(Sept. 22, 2010)--The University of Texas at San Antonio announced today its College of Sciences will receive a five-year, $12 million Research Centers in Minority Institutions (RCMI) grant from the National Institutes of Health to strengthen UTSA basic and applied health research. The funding is one of the largest NIH grants the university has received in its 41-year history.
Over the long term, program administrators believe the new grant will propel UTSA research to groundbreaking progress regarding health disparities, the differing rates diseases occur in various populations.
"This NIH grant is a remarkable achievement for our College of Sciences and the RCMI team of researchers at UTSA," said President Ricardo Romo. "This funding will give us the ability to add new laboratories and acquire the latest scientific equipment so we can continue to advance our ability to improve lives with better health."
"Through the generous support of the National Center for Research Resources at the NIH, we are investing in infrastructure that will serve our researchers well many years into the future," said Andrew Tsin, RCMI program director. "It is our hope that these tools will help us understand the mystery of why some diseases like diabetes and obesity affect certain populations more than others."
The RCMI program has existed for a decade and is a critical component of UTSA's progress toward Tier One research status. The program has helped the university transform strong scientific areas into competitive health research programs. The new funding will support UTSA's evolution to premier research status by expanding resources and infrastructure as outlined in the UTSA strategic plan.
The RCMI grant will fund faculty members whose research has great relevance to human health. Additionally, it will provide funding for advanced scientific equipment and four staffed laboratory facilities to house the equipment. Those facilities include the new Nanotechnology and Human Health Laboratory, where researchers will synthesize nanomaterials for diagnostics, drug and gene delivery, tissue engineering and electron microscopy; the enhanced Protein Biomarkers Laboratory, where scientists will identify and study protein biomarkers for disease diagnosis and targeted therapy including biomarkers specific to minority populations; the Biophotonics Laboratory, where researchers will study biological processes at the molecular level in live cells with exceptional detail; and the Computational Systems Biology Laboratory, where researchers will simulate biological systems, live-cell imaging and protein biomarker research using high-performance computing infrastructure.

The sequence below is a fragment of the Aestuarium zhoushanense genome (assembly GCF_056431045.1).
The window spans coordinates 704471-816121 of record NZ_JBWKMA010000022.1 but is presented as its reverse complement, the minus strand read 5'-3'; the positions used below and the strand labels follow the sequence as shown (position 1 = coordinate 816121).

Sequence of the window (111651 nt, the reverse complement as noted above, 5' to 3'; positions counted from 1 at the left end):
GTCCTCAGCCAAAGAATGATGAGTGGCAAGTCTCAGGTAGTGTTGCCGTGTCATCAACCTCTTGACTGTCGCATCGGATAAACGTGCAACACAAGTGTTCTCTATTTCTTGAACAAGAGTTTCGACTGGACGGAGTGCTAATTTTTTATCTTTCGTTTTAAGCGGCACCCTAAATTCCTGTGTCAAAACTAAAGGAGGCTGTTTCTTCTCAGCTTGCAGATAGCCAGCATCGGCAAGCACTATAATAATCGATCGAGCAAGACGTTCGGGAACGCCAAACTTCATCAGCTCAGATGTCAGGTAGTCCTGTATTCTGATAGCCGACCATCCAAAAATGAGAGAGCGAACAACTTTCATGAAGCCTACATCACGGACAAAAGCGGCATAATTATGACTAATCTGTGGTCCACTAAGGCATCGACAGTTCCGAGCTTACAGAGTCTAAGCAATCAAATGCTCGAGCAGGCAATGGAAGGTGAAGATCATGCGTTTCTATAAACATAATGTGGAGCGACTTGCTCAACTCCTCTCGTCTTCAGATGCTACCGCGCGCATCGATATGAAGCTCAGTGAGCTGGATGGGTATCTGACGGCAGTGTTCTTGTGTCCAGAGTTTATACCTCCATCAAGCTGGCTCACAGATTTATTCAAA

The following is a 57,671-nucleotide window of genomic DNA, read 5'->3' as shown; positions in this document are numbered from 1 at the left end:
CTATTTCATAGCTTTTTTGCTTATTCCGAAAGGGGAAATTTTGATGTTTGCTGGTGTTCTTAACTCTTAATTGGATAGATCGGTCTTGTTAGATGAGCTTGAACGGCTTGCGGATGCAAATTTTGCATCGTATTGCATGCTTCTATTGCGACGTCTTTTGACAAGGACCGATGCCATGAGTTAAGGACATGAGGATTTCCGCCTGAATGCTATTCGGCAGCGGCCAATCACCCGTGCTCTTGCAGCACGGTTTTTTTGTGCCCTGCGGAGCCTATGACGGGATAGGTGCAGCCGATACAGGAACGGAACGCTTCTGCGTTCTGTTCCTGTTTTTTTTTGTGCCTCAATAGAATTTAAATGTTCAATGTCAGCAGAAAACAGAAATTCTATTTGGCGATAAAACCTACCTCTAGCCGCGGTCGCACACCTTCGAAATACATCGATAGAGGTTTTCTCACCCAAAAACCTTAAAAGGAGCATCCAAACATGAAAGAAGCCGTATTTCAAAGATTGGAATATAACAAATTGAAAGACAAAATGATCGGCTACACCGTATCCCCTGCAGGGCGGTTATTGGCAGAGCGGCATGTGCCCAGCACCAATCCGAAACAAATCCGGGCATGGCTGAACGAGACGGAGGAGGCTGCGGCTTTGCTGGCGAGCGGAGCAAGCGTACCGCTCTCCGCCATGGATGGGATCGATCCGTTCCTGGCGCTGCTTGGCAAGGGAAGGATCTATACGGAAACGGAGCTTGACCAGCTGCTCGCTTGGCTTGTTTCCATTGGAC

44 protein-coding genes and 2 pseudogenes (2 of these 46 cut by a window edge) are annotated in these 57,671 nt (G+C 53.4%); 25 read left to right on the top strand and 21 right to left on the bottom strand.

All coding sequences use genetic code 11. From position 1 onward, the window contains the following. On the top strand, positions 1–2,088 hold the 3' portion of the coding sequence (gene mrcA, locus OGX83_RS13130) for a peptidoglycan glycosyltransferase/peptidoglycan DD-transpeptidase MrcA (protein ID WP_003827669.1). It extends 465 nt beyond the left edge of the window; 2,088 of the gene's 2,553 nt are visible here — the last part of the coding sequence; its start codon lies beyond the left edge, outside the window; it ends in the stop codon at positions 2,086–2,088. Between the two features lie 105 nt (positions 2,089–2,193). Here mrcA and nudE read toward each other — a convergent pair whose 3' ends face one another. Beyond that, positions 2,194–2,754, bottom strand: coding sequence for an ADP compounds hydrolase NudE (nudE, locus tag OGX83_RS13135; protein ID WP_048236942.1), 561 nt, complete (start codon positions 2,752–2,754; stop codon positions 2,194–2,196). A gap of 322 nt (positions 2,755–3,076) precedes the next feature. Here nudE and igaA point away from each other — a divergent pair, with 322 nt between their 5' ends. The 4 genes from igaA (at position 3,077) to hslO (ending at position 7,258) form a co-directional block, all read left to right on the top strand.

>> Learn more about the equipment in each facility at UTSA's RCMI website.
UTSA's RCMI program is one of only 18 RCMI programs at universities across the nation. The University of Texas at San Antonio is one of the fastest growing higher education institutions in Texas and one of nine academic universities and six health institutions in the UT System. As a multicultural institution, UTSA aims to be a national research university providing access to educational excellence and preparing citizen leaders for the global environment.